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Massachusetts Highest Court Upholds Damages Awards to State Prisoners Unlawfully Transferred to Federal Prisons

In 1989, the Supreme Judicial Council of Massachusetts affirmed the award of damages to eight state prisoners who were unlawfully transferred to federal out-of-state institutions without the procedural protections afforded to them under departmental regulations.

The prisoners were held outside Massachusetts for periods ranging from 22 to 41 months. They lost family visits, personal property, and the opportunity to earn “good time” credit which would have hastened their release. Additionally, each prisoner was subjected to some segregation or ‘hard time’ as a result of the transfer.

The judge assessed damages on the basis of a simple formula, $100 for each day of ‘hard time’ attributable to the transfer and not the prisoner’s own conduct; $100 for each lost visit; and $10 for each day out of Massachusetts (other than days spent in ‘hard time’). The awards ranged from $14,890 to $41,180 and averaged about $24,000 per prisoner.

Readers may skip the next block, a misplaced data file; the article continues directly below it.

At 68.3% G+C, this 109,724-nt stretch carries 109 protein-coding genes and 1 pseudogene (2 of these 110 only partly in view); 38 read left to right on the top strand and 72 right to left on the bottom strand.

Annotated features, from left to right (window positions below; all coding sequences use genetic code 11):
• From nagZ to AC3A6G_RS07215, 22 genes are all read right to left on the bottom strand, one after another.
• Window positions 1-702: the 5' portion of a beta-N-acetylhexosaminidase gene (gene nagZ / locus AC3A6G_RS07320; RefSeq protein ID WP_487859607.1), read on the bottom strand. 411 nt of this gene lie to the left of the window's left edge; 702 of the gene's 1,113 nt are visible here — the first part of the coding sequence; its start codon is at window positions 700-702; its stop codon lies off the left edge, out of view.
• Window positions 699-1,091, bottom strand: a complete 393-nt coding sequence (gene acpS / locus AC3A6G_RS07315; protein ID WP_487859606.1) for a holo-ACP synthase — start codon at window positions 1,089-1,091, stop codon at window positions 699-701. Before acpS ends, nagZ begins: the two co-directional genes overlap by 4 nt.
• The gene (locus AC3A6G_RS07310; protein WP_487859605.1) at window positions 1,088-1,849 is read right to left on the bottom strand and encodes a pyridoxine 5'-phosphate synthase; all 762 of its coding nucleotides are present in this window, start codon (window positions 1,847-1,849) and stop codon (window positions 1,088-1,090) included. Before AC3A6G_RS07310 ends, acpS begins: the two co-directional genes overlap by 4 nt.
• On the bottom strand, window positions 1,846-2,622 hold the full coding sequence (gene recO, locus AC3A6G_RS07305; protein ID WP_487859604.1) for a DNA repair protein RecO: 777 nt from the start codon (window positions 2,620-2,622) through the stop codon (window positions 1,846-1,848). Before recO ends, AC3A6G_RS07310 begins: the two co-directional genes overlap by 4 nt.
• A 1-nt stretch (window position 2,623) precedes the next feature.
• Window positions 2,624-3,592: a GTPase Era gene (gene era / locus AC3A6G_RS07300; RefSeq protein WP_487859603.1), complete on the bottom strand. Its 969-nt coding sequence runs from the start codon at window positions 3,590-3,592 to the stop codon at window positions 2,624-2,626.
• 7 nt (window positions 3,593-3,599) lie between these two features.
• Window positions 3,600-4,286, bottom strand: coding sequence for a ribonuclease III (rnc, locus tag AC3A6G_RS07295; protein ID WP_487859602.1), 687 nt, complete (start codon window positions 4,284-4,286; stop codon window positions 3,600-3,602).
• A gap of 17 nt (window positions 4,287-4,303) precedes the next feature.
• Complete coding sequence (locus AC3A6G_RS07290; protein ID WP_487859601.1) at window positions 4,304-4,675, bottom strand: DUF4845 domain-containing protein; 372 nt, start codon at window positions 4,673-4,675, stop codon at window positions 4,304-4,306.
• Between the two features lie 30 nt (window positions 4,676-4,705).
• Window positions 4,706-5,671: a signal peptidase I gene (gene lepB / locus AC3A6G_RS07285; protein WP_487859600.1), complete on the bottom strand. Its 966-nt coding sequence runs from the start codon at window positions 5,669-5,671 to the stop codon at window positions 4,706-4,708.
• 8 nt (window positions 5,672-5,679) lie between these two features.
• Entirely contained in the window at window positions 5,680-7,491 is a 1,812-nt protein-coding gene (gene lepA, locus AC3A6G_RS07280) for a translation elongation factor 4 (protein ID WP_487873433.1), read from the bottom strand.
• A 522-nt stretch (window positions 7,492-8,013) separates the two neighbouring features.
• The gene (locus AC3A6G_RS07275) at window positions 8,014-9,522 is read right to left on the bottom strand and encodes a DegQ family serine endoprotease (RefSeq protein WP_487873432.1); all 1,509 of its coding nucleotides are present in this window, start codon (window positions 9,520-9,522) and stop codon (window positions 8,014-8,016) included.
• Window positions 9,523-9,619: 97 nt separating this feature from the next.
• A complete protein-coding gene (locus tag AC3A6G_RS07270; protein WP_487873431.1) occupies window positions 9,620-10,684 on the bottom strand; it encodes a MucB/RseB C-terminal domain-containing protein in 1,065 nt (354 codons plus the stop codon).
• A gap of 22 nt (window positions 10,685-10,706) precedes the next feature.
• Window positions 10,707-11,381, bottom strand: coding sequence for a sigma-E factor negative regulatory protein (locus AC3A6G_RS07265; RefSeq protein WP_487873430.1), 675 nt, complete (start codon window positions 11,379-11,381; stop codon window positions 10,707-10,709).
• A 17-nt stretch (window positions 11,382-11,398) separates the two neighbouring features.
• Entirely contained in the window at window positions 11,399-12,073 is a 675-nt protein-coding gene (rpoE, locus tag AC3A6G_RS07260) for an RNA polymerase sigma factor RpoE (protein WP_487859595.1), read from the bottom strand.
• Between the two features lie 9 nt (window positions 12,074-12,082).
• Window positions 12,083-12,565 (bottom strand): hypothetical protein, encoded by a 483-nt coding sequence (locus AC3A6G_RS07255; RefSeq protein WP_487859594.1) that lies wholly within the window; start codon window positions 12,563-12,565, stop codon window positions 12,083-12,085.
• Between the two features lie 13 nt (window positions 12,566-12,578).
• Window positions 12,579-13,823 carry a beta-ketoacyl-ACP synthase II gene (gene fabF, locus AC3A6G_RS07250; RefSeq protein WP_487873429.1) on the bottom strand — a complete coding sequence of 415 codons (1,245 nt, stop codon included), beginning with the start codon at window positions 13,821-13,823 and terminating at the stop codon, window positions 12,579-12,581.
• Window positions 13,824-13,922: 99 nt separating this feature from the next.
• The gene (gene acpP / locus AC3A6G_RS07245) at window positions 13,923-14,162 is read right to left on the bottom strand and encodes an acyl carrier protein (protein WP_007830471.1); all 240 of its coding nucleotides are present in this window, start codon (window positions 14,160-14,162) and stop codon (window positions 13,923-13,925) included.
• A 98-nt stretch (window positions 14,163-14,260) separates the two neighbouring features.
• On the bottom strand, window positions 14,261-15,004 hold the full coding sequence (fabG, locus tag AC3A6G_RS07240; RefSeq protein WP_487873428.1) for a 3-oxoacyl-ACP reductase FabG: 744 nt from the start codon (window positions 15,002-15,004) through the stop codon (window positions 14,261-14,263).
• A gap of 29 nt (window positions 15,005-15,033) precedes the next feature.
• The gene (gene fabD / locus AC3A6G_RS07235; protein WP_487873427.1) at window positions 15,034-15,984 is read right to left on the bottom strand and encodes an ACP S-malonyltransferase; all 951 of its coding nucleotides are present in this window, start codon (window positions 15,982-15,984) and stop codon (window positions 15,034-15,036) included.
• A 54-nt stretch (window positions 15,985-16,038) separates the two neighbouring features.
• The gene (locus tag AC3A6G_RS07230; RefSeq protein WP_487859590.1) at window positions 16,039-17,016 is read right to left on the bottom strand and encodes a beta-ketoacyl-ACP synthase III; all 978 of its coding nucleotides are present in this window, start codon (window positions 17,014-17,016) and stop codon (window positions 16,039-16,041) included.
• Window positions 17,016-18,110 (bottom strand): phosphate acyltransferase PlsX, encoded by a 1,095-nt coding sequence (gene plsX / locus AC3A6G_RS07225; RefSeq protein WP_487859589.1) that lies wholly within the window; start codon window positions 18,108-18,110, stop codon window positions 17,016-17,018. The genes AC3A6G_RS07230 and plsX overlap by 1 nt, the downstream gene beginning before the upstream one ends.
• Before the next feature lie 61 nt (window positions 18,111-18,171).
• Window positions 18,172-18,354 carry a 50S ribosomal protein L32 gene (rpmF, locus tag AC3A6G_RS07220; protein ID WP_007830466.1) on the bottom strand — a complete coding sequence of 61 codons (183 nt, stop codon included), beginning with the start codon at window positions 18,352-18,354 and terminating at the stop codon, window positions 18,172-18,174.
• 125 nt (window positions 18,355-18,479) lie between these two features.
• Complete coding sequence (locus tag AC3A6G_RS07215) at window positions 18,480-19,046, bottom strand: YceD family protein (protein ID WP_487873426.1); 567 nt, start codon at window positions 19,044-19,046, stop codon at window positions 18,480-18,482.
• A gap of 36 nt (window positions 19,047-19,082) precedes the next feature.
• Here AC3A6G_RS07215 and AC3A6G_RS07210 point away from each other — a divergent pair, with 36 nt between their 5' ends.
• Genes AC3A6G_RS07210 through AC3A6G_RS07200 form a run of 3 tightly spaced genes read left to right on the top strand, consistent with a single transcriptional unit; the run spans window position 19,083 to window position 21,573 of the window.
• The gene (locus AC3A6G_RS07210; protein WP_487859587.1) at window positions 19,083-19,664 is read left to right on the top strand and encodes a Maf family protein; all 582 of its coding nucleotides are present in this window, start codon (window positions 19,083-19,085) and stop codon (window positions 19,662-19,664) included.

On appeal, the Supreme Judicial Council rejected the Commonwealth’s arguments that 1) the award of damages both for being sent out of state and for lost visits was impermissibly duplicative; 2) the Commonwealth was not liable for the decisions of federal authorities to place prisoners in segregation; and 3) the damages awards were excessive. See: Blake v. Commissioner of Correction, 532 N.E. 2d 671 (Mass. 1989).

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Related legal case

Blake v. Commissioner of Correction